The battle for 2020: Possible Democratic presidential nominees
Californians suffering from political campaign fatigue beware: Tuesday night may have been the end of the 2018 midterm election, but it also marked the beginning of the 2020 presidential race.
California’s move to a March 3 primary date, from June, means the state will once again be in the middle of a national political battle, this time to help determine the Democratic nominee to take on President Donald Trump.
“California is going to have a spotlight shining on it like never before,” said Steve Smith, spokesman for the California Labor Federation. “We really want to use that opportunity to get the candidates out here as much as possible and have them address important issues not only to workers in California but workers everywhere.”
With a huge field of potential Democratic candidates, the expense of running in California, and just about a year until they will have to file their intention to run in the state, aspiring Trump challengers have little time to waste in launching their campaigns here.
Indeed, many candidates have already been making moves. Here’s a look at five leading Democrats contemplating a presidential run in 2020, and how they stack up in California.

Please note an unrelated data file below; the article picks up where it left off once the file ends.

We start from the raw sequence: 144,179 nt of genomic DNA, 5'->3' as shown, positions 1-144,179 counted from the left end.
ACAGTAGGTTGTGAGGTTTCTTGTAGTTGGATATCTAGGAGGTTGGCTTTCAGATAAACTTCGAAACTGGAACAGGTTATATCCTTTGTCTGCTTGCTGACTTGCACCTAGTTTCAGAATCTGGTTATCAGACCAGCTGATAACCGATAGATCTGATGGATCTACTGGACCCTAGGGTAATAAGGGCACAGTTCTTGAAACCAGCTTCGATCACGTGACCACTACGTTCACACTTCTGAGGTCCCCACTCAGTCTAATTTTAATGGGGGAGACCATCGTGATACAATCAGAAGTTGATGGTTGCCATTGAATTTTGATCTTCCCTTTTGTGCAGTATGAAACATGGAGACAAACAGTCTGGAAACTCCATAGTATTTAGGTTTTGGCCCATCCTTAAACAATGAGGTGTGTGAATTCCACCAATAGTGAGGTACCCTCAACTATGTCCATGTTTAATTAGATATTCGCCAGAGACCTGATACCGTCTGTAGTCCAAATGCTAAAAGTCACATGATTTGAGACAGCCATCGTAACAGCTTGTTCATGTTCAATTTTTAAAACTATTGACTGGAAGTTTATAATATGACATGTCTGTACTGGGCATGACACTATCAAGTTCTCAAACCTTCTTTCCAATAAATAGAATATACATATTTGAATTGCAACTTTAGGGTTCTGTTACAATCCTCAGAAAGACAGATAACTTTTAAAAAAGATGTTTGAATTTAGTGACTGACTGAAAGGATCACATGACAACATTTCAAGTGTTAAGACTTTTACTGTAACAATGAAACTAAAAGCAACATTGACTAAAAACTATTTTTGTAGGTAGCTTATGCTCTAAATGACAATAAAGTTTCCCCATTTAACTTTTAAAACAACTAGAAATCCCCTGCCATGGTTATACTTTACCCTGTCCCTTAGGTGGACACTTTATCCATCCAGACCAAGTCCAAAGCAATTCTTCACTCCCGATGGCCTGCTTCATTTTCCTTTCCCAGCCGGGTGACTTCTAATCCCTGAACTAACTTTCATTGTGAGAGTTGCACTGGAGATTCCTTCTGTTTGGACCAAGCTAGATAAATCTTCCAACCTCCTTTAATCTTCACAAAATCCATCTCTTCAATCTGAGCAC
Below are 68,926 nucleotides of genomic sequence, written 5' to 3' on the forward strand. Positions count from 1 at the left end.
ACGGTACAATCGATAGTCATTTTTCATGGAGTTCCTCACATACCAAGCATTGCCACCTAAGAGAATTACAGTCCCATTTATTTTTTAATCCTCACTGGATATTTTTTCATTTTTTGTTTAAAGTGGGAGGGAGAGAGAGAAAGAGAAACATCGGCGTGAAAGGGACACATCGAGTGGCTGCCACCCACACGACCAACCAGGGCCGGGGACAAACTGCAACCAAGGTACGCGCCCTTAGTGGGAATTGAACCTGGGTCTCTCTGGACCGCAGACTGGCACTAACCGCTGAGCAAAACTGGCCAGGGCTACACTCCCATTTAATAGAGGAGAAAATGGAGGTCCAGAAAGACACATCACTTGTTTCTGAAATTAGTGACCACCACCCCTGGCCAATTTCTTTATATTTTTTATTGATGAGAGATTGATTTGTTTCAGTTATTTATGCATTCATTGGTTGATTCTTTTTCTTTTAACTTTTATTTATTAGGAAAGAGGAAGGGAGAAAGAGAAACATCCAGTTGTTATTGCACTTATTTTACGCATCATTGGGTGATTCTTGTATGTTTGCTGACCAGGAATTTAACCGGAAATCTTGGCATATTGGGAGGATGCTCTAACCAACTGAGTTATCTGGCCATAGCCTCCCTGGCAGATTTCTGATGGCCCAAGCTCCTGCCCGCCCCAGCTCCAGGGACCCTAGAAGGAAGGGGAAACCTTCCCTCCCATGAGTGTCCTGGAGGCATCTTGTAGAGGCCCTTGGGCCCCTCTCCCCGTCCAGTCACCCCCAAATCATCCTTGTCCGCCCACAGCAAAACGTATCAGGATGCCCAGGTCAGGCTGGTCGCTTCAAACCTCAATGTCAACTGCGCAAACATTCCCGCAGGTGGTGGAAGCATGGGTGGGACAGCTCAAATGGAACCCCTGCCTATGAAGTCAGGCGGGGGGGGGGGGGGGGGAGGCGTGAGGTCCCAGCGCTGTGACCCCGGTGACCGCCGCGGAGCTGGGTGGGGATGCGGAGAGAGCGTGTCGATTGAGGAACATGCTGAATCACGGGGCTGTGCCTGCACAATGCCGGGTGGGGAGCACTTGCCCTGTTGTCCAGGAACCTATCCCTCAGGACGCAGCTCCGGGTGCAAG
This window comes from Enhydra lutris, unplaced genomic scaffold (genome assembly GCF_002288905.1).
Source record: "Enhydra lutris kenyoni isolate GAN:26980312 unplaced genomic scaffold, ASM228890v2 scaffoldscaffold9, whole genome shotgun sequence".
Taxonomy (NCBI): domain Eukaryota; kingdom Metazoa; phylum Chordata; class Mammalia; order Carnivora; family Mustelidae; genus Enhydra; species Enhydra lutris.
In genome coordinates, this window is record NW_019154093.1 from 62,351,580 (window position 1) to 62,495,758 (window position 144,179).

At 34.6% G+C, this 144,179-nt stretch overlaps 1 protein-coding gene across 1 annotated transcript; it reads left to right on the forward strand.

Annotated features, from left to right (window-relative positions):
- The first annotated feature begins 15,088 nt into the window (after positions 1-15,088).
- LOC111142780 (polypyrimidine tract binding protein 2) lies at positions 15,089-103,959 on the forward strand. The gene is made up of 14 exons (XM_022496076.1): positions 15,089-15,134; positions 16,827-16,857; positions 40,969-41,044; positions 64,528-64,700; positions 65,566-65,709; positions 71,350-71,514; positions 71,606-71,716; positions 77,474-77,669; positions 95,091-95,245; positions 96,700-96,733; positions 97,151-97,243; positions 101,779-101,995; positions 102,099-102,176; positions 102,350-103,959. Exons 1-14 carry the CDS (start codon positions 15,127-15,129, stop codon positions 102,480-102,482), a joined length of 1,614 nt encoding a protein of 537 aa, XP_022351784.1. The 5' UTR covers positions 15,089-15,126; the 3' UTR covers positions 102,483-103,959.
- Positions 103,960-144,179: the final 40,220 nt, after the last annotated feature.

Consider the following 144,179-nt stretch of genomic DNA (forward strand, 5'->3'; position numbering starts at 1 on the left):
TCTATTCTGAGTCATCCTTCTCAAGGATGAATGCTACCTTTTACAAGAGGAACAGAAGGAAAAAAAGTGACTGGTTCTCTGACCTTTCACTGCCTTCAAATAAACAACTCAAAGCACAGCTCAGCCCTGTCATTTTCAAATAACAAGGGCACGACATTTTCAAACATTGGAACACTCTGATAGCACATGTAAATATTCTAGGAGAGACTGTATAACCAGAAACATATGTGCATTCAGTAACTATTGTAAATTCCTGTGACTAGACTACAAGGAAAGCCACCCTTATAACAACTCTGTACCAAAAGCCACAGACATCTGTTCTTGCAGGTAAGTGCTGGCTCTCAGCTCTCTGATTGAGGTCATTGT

California’s junior senator is widely expected to declare a presidential run in the coming weeks – she’s said she will make a decision on 2020 after the 2018 election is over. Harris would start as an early favorite in the Democratic primary in California, thanks to her experience winning three statewide races, said Bob Shrum, director of the Jesse M. Unruh Institute of Politics at the University of Southern California. She won campaigns for the state’s attorney general in 2010 and 2014 before defeating a fellow Democrat in the race to replace Sen. Barbara Boxer in 2016.
As a junior member of the minority party, Harris hasn’t had much chance to craft national policy in polarized Washington. But the former prosecutor has garnered national attention for her sharp questioning of Trump administration officials, most recently Supreme Court Justice Brett Kavanaugh. She’s been a leading voice in the Senate for immigrant rights, particularly on behalf of undocumented immigrants known as Dreamers, who came the United States as children and were granted legal status to remain here under President Barack Obama.
Harris has been making all the moves expected of a presidential contender. She has built an extensive email list and has helped raise millions for fellow Democrats via that list and through other organizations, like MoveOn.org. In the final days before the election, she barnstormed through Southern California with gubernatorial candidate Gavin Newsom and Democrats running for some of the state’s most hotly contested congressional seats.